What is child sexual abuse?
Sexual abuse is any form of child maltreatment based on an asymmetric and power relationship where the person who exercises the abuse seeks to obtain some type of sexual gratification, that is, any sexual conduct that is harmful to the mental, emotional or physical well-being of a girl or boy.
This asymmetric power relationship can come from a difference in age, physical development, cognitive development, as well as other types of factors.
A person has power over another when he forces him to do something that he does not want, regardless of the means used to do so: threats, physical force, blackmail, manipulation, among others. This situation of superiority makes it difficult to seek help and/or to talk about the issue.
Key elements that characterize child sexual abuse
- The power and dominance exercised by the adult over the child for the purpose of sexual gratification.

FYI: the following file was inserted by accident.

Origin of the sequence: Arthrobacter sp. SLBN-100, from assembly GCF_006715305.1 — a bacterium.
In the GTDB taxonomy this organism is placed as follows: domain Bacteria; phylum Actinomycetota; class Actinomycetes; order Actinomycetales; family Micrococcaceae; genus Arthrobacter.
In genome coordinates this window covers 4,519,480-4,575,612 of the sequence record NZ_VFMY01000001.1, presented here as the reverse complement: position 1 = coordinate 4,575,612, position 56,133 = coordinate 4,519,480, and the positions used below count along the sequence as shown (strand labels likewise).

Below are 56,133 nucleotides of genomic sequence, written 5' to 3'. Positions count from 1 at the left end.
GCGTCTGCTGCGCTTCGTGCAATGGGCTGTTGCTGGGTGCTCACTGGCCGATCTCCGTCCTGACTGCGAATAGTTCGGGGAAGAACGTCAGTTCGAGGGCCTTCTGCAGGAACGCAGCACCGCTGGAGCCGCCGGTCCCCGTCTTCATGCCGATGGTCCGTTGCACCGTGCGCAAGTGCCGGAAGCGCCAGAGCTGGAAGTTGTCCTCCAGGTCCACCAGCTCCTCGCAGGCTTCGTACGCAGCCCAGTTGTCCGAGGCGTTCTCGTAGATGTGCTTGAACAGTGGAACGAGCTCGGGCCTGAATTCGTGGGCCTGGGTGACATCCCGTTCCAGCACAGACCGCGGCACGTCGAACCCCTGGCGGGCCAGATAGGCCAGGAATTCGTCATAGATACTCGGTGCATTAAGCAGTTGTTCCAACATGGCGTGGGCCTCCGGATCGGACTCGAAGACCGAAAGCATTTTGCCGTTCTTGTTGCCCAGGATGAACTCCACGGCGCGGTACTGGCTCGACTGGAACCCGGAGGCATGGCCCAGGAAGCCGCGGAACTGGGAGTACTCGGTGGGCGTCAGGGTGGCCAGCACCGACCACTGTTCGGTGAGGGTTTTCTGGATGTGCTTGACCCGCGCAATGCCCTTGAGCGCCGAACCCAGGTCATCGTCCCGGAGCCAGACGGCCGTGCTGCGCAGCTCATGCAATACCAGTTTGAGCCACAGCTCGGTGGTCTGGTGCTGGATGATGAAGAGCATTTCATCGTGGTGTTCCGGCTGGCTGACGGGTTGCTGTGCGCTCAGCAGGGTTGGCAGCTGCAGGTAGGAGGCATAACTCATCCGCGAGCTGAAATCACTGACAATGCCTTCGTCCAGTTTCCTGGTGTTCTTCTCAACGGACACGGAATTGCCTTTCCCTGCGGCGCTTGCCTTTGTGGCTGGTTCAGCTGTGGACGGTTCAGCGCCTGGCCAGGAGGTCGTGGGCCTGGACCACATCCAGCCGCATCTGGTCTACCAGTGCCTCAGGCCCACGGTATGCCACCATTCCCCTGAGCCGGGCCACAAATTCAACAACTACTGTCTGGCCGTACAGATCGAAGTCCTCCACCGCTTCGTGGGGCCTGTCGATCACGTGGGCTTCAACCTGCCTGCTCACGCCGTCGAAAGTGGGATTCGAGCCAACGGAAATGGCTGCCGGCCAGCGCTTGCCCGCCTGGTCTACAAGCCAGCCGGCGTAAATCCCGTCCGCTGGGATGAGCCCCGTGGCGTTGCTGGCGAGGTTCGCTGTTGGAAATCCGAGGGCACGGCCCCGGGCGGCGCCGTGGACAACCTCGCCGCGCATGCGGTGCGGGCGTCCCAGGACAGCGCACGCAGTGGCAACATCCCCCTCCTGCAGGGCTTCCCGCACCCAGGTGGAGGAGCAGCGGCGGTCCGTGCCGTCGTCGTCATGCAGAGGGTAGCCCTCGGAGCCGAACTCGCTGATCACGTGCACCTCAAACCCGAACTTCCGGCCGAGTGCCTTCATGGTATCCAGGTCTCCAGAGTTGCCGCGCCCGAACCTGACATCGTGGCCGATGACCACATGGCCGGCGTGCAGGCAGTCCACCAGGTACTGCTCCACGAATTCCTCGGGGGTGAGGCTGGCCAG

- The use of threats, deceit, coercion, bribery and physical force.
- The vulnerability and dependence of the child against the aggressor.
- Loss of respect and betrayal of trust.
- The breaking of emotional and physical barriers.
- Secrecy and other strategies that make it difficult to talk about the issue or seek help.
- Difficulty of the child to understand what is happening.
- There is no consensus. The child has no choice, cannot and does not know how to stop or avoid the abuse.
- Usually the incidence of abuse does not occur in a single episode; progresses through time.
What behaviors are considered child sexual abuse?
Psychological consequences of child sexual abuse
The effects of sexual abuse on children are highly variable depending on various factors such as:
- type of aggression
- Aggressor's age
- Type of relationship between victim and aggressor
- Duration of aggression
- Aggression frequency
- Child's personality
- environment reaction